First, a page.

The Greek Goddess Rhea: Mythology, Overview

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  • 0:00 Rhea, a Greek Goddess
  • 0:25 The Family of Rhea
  • 1:33 Mother Rhea & Her Lost…
  • 3:04 The Legacy of Rhea
  • 3:47 Lesson Summary
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Lesson Transcript
Instructor: Mary Deering

Mary has a Master's Degree in History with 18 advanced hours in Government. She has taught college History and Government courses.

In this lesson, you'll meet Rhea, one of the Greek Titans and the mother of the famous Zeus. You'll discover the tale of the young mother who lost five of her children to a fearful husband and learn how she gained them back.

Rhea, a Greek Goddess

Many ancient cultures told myths and legends about gods or goddesses who influenced and protected humankind. The ancient Greeks developed a complex web of myths and told many different stories about the immortal beings who populated their tales. Rhea was part of the first generation of Greek gods, a group of beautiful immortals called the Titans.

The Family of Rhea

Rhea was the daughter of Gaea, or Mother Earth, and Uranus, the god of the sky. She and 12 brothers and sisters were the first group of Greek gods. Helios, her brother, controlled the movements of the sun, and Selene, her sister, controlled the movements of the moon each night. Her brother Oceanus controlled the river that surrounded the earth, and another brother, Atlas, the strongest of all the Titans, held the sky up so that it would not fall on Earth. Prometheus, her most clever sibling, created humankind out of clay. Like her mother, Rhea was considered a goddess of the earth.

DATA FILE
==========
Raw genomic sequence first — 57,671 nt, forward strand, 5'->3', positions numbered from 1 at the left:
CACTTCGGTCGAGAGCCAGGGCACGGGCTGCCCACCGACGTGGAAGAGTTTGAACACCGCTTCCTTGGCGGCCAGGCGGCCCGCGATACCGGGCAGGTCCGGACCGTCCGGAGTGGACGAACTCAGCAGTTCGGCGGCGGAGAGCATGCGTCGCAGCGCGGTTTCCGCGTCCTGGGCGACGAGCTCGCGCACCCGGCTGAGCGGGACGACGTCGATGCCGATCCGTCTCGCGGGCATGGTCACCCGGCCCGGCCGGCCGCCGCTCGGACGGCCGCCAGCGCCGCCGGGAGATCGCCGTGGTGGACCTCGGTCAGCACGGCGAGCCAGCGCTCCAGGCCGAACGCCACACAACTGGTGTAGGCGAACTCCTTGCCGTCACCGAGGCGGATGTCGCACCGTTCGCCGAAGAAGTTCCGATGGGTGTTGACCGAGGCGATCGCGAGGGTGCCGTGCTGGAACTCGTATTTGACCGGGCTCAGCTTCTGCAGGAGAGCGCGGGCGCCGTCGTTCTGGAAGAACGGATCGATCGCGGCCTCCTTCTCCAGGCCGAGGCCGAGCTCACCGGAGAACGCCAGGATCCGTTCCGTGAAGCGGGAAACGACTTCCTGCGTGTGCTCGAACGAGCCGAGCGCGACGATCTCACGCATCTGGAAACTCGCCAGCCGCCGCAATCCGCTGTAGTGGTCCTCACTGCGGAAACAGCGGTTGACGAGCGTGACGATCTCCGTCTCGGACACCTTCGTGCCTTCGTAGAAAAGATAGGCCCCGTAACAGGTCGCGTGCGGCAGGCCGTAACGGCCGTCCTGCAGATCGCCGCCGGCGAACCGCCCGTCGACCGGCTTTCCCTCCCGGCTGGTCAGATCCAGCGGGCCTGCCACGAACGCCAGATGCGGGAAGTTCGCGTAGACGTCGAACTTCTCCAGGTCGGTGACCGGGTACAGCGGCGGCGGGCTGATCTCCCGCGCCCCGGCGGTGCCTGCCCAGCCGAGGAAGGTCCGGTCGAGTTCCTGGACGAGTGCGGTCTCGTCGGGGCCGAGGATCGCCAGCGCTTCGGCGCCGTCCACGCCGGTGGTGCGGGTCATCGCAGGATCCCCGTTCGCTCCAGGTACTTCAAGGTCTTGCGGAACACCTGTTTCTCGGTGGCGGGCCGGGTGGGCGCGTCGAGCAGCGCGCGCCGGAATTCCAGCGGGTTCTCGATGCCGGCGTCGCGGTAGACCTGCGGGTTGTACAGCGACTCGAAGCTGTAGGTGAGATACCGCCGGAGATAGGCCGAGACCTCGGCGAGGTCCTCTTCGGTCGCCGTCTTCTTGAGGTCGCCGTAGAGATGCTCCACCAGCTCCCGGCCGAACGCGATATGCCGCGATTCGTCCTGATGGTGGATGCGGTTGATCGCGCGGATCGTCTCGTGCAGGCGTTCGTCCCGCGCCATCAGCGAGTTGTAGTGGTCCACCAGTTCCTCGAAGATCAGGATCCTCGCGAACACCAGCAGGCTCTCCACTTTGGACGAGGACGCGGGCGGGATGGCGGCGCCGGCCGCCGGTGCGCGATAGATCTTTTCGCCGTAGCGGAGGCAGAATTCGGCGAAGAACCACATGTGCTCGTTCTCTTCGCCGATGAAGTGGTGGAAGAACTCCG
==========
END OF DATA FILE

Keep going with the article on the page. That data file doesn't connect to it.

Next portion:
Rhea was also married to her youngest brother, Cronus. It was common in the myths of some ancient societies, like Egypt and Greece, for siblings to marry one another. In some societies, the myths were created to explain and mimic the marriage and family practices of the rulers of the society. In other cases, the marriage of siblings in mythology merely indicated the importance of family and community ties.

Mother Rhea and Her Lost Children

Rhea and Cronus had several children; however, each time Rhea gave birth to a new baby her husband would look down at the infant and grow fearful of the strength and power that the child would grow to possess. More than anything else, Cronus was afraid of being overpowered and replaced by one of his children and so he would swallow each infant whole. Rhea was devastated at the loss of her children, and when she became pregnant for the sixth time she went to her mother and asked for help.

Gaea, who had also lost children because of a fearful husband, agreed to hide the new baby when Rhea gave birth. Rhea gave the infant god Zeus to her mother and presented a stone wrapped in his baby blanket to Cronus. The father did not even bother to look upon the face of his baby before swallowing the rock whole. Meanwhile, Gaea hid the infant safely in a deep cave on the island of Crete and found nymphs to nurse him. Eventually, the baby grew into a strong and clever young god.

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